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David Makul at the Magar IDP site in Agok, where he now lives. Photo by Faith Kasina/Caritas

David Makul at the Magar IDP site in Agok, where he now lives. Photo by Faith Kasina/Caritas 

David Makul, 70 years old, always hoped his sunset years would be spent with his family at home, bringing up his seven children while his wife runs their business.

Now forced to seek refuge in Magar camp for internally displaced families in Agok on the border between Sudan and South Sudan, an hour away from his home, those plans seem to be a pipedream.

“Life is difficult here. Three weeks ago, I used to have a home. Now I sleep under a tree. This is not my home,” he said.

Living conditions here are despicable. With no shelter, people spend their nights under trees, vulnerable to the rain and even to snakes.

There is only one borehole at the edge of the site that provides clean water. A few young men are almost done with constructing a latrine. Without sanitation facilities, there is a serious risk of diseases such as typhoid and cholera.

This is the reality for the nearly 5,000 people, mostly women, children and the elderly, living in Agok, forced from their homes in war-ridden areas like Mayom and Bentiu in the northern part of the country.

Caritas South Sudan and Norwegian Church Aid have helped by providing items such as blankets and plastic sheeting to 1,000 families spread in Agok’s three sites for people forced from their homes.

Peace dividends yet to show

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A displaced family shares a laugh under a tree that is now their home at the Magar IDP site in Agok. Caritas has distributed plastic sheeting, blankets and sleeping mats to families living here. Photo by Faith Kasina/Caritas

A new peace agreement calling for the cessation of hostilities between the warring parties was signed in mid-May in Ethiopia’s capital, Addis Ababa, springing up renewed hopes to the end of the crisis. Farmers would go back to tend their farms and families would go back home.

However, most families know little of the peace process as they lack radios and other communication media, greatly impeding their decisions to return.

“I will only believe that agreement when the guns are silent and I can take these young ones back to where they belong,” said David.

A bumpy 45-minute drive south east of Agok and into David’s hometown in Abiemnhom County, life seems to be going back to normal. People are returning home. Along the dusty murram road, young children brave the scorching sun, straggling behind their mothers laden with mats and water jerry-cans, eager to end their journey. Others are atop trucks, squeezed among mattresses and other household items, looking side to side as if searching for the familiar.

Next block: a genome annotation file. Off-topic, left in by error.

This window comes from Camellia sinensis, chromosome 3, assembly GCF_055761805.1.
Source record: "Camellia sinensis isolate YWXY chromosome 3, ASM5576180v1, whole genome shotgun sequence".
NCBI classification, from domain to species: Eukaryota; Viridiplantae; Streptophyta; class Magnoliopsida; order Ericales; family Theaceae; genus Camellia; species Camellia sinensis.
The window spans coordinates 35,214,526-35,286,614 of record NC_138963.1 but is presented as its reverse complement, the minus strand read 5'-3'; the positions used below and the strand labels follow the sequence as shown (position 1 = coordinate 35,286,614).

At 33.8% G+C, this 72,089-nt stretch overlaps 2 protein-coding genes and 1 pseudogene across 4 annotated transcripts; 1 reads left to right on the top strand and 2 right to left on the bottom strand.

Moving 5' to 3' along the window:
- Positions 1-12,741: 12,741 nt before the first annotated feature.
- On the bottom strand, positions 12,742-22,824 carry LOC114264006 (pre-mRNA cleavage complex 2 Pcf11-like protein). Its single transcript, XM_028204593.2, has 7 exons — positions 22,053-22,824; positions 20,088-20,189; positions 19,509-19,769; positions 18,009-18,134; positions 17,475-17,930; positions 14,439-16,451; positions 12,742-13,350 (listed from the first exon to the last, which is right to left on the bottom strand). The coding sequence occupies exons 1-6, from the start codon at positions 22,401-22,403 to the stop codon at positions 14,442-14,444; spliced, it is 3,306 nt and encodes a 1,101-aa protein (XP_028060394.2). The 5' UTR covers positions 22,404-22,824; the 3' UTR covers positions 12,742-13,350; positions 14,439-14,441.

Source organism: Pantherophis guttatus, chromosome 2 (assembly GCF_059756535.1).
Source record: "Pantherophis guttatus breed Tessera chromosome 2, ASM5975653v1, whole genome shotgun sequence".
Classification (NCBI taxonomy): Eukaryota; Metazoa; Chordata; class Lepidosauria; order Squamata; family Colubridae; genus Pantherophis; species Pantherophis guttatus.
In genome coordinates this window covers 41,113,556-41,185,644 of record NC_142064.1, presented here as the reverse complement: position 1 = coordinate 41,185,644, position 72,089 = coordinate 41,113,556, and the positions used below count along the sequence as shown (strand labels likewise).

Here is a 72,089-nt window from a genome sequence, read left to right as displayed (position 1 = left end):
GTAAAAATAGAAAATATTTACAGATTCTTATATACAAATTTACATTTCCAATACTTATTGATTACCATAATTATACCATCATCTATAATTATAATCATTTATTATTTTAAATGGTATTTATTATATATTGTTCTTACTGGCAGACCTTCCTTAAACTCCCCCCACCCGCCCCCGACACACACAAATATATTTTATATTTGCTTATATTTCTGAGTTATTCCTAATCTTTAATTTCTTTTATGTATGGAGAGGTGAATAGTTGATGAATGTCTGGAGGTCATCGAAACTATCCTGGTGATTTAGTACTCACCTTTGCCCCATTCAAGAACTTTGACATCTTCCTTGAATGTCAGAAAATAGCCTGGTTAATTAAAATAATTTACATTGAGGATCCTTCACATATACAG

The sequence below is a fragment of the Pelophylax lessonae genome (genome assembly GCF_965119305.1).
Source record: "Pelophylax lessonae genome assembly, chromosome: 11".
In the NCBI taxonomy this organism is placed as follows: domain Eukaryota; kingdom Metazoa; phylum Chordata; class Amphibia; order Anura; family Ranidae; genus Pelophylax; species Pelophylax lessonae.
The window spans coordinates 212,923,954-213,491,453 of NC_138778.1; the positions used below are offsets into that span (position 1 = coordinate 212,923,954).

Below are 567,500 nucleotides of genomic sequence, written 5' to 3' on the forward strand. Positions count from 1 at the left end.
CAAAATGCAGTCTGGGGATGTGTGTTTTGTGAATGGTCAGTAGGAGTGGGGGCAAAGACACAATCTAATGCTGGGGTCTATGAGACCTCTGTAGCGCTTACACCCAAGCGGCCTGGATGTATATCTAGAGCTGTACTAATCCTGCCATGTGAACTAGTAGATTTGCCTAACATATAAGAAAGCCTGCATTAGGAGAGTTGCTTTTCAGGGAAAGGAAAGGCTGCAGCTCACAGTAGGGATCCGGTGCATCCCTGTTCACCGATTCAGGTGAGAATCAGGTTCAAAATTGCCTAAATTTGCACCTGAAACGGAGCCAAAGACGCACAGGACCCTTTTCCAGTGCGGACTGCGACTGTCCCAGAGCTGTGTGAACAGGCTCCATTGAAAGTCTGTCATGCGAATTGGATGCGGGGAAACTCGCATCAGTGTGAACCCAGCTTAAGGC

An uneasy calm hangs over the town. Every so often, armed trucks patrol the area as their personnel keep a keen eye out whilst walking from one end of the town to the other. Women chatter quietly as they sell their wares in their little open-air kiosks splattered along the main road. Men sit outside tea-shops engrossed in their conversations.

Slowly going home

The area’s county commissioner, Arop Turuk, has sent three trucks to bring back families from Agok to their homes.

“We are encouraging people to come back because this is their home,” he said. “The situation is calm now and people need to come back and farm otherwise we won’t have easier times next year.”

Nyanlou Monylang, 43 years-old, just came back with her husband and seven children. They had been put up at the Majak Deng Kaya IDP site in Agok for the past month. Their longing for home could not keep them away much longer.

“We ran to Agok because people were fleeing and we were scared that we would be left alone,” she said. “But once we heard that it was safe to go back and saw people doing the same, we packed up and left. We may not have much, but we are home. We sleep safe at night and leave God to solve everything.”

Further on in our journey, and our driver tunes the radio to a station playing hymns. A news reader soon comes on with news of fresh fighting in another part of the country.

Children fetching water at a borehole at the Majak Deng Kaya IDP site in Agok. Photo by Faith Kasina/Caritas

Children fetching water at a borehole at the Majak Deng Kaya IDP site in Agok. Photo by Faith Kasina/Caritas

“I know nothing about the deal and I’m not sure how my opinions will help,” said Nyanlou. “All I know is someone has to hear us. We have been running for many years and we need to stop.”

Forgotten voices

The South Sudan Bishop Conference Secretariat has partnered with the Catholic Radio Network in disseminating information on the progress of the peace talks, through seven local radio stations throughout the country. Listeners are also encouraged to call-in and share their views.

“In any crisis, many of the affected people don’t have an opportunity to speak out and end up forgotten,” said Gabriel Yai, Executive Director of Caritas South Sudan.

“It is important that communities, and especially internally displaced people, have a platform through which their voices can be heard and their needs can be addressed in an effective way. The more informed they are the better control they have of their future,” he said.

But 70 year-old David still sees peace and more importantly going back home, an elusive dream.

“When I look at my children and the situation they are in now, I lose faith,” he said, throwing a tender look at his youngest son seated beside him. “I don’t see us going back any time soon but one day, we hope to return,” he said.